Callie goes to the Philippines

For those that know me, you know it has always been my dream to travel abroad and help those in need. While I find my nursing career here in NH extremely rewarding, helping those who don’t have health care options, have no resources, and are in dire need of the most basic of supplies and treatment will be the most rewarding and life changing thing I could do. However, these trips come at a cost. Between travel and supplies needed for the clinic, this trip is just not something I can afford alone. So I ask for your help. Anything and everything will go a long way. In a world full of hate and sadness, let’s bring a little to the darkness.

Please read further to see what every dollar donated will go towards:

I have decided to do a mission trip with International Medical Relief (IMR). IMR is a registered NGO based in the US. They provide mobile medical clinics and sustainable health education to underserved communities in 40 countries around the world. IMR was founded on the belief that knowledge of basic health facts and access to healthcare should not be the prerogative of selected nations, regions, or classes, but should be shared by as many people as possible. During the clinics, they partner with medical and dental professionals to share knowledge about diagnoses and treatment. They also provide community heath education so people are empowered to provide for their own health, as well as the health of other community members.

The trip I will be going on is to the Philippines (Jan 20-28). IMR has received a special invitation from the government of the Republic of the Philippine to travel into the mountains and care for the Aeta tribe. The Aeta are an indigenous people who live in scattered, isolated mountainous parts of the Philippines. They are considered as the earliest inhabitants of the Philippines. They are nomadic and build only temporary shelters made of sticks driven to the ground and covered with the palm of banana leaves. The well-situated and more modernized Aetas have moved to villages and areas of cleared mountains, living in houses made of bamboo and cogon grass. Mining, deforestation, illegal logging, and slash-and-burn farming has caused the indigenous population to steadily decreased to the point where they number in the thousands today. The Philippines affords them no protection. They have become extremely nomadic due to social and economic strains on their culture and way of life that had previously remained unchanged for thousands of years. The life expectancy at birth of the Aeta is just 16.5 years, with only a third of children surviving to adulthood at 15 years.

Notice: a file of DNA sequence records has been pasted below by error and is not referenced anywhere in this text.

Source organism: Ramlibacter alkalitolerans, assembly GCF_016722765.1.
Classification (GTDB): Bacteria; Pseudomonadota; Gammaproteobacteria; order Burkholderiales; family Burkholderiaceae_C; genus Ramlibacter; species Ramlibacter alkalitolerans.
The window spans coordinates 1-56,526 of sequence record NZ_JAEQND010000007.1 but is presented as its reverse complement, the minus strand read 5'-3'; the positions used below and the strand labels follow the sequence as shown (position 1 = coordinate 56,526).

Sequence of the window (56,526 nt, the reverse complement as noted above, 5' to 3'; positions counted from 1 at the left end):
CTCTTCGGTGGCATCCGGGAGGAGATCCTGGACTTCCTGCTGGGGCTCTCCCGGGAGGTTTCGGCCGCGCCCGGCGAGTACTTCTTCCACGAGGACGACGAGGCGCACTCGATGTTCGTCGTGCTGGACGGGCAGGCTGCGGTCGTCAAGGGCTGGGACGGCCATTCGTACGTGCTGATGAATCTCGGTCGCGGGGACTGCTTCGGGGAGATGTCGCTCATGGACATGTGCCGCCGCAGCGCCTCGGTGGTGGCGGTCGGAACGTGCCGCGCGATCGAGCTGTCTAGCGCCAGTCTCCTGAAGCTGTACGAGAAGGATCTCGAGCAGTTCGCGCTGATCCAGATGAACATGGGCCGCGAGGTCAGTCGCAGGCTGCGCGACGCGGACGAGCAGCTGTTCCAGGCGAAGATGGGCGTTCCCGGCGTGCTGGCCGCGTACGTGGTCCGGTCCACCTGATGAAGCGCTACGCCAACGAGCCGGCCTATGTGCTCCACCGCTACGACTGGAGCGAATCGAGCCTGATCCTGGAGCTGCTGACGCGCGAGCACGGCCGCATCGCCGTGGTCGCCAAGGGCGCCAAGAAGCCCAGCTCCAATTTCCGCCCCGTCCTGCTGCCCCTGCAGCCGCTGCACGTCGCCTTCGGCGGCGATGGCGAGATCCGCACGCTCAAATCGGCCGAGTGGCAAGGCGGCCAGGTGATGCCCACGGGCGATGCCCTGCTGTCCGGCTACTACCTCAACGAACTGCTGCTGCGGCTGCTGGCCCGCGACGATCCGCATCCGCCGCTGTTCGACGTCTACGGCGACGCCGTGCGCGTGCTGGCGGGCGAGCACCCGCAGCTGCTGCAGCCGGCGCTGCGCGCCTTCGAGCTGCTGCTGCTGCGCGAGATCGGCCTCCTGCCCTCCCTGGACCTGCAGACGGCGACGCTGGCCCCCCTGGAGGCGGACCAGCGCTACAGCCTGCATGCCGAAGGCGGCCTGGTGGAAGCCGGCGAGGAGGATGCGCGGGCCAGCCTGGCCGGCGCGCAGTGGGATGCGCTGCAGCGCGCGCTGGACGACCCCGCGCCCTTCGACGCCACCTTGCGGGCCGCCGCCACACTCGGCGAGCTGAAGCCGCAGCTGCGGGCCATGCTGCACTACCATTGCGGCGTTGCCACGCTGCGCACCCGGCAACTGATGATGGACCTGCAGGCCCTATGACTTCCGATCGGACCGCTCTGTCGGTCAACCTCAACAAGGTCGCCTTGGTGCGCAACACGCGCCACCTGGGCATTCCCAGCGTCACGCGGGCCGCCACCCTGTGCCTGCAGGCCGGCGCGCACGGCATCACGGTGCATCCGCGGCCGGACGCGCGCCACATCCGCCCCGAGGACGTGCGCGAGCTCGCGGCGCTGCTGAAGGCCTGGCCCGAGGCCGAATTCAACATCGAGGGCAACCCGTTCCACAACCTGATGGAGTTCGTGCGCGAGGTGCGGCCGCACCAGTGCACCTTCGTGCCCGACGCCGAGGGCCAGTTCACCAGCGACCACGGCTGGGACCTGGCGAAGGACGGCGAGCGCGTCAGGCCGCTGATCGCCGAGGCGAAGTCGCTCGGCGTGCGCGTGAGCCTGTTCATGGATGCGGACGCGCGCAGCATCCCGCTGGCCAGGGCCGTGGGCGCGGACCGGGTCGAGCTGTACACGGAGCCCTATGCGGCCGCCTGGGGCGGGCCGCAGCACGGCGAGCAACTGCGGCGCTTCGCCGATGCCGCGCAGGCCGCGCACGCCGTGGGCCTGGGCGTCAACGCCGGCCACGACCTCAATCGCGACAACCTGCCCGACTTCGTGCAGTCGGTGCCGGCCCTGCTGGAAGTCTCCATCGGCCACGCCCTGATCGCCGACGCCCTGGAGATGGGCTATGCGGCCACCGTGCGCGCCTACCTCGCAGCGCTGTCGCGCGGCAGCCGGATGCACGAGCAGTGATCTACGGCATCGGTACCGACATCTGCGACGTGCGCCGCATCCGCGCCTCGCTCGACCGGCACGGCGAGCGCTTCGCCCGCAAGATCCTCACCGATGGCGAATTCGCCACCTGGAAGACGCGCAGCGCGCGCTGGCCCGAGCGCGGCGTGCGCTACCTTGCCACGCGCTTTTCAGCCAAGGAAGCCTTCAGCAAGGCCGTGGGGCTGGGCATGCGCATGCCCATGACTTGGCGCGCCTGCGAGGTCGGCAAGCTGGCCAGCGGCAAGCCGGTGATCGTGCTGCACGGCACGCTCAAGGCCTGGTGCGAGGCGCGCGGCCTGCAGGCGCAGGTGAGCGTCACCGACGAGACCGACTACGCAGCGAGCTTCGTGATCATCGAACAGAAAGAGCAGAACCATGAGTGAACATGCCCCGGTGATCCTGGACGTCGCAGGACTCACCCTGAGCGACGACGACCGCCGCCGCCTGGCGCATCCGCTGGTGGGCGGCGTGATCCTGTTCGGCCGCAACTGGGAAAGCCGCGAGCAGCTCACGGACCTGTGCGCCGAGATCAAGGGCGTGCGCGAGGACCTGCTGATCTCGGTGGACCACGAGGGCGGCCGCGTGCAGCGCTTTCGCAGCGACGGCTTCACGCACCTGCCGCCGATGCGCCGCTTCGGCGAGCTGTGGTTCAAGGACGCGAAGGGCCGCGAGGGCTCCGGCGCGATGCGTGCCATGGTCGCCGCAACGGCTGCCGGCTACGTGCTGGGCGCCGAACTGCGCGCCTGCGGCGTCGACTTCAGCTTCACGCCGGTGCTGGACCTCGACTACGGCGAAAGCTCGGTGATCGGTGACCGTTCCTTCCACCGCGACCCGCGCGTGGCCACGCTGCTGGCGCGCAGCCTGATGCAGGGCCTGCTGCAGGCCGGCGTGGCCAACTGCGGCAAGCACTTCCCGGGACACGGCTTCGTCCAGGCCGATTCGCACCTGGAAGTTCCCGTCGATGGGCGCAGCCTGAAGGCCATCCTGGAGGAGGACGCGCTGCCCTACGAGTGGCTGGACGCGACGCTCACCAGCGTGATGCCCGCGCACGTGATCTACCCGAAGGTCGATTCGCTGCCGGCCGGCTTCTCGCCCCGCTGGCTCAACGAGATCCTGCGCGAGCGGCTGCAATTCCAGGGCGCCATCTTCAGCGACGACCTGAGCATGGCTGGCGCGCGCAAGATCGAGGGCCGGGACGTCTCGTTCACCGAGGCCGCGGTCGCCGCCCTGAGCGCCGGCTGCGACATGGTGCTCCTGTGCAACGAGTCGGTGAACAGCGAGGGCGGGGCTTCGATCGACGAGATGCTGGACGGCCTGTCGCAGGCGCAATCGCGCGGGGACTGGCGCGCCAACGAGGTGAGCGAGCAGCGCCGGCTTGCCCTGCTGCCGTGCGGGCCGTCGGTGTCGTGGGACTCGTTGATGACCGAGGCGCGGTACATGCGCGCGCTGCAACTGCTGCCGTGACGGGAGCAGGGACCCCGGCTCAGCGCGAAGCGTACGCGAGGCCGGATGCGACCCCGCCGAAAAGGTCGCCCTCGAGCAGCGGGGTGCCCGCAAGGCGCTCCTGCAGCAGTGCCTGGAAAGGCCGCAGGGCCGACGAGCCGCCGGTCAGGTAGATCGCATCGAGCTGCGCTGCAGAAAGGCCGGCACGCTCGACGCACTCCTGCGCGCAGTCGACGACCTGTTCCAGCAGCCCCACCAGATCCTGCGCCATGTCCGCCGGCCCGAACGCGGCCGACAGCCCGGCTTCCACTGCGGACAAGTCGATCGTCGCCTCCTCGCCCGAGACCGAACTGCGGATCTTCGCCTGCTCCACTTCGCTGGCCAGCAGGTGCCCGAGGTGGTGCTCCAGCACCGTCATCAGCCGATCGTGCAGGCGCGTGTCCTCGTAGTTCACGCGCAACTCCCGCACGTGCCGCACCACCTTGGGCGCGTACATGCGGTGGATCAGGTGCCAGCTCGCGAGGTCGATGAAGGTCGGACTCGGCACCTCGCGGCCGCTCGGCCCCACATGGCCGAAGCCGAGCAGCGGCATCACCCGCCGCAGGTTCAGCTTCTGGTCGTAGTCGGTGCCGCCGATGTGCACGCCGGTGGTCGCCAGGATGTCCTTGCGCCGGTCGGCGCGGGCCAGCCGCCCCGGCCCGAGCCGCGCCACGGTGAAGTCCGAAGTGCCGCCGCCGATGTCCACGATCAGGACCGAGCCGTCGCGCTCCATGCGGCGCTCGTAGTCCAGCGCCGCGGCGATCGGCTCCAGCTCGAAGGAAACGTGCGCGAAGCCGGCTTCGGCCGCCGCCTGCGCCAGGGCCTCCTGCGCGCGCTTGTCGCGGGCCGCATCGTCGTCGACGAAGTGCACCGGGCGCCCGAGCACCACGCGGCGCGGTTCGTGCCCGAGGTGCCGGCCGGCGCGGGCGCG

IMR will visit the Aeta and provide acute medical and dental care to many families while teaching them how to stay healthy in their environment. Classes will include basic hygiene, first aid, water purification and storage, CPR and choking prevention, and sanitation, plus additional classes on sustainable good health.

IMR is a 501(c)3 charity, and all donations are tax-deductible to the fullest extent of the law.

You can donate here or

I am available to answer any other questions regarding IMR or this trip in general if needed. Thank you for reading.
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Callie Klimas 
Nashua, NH
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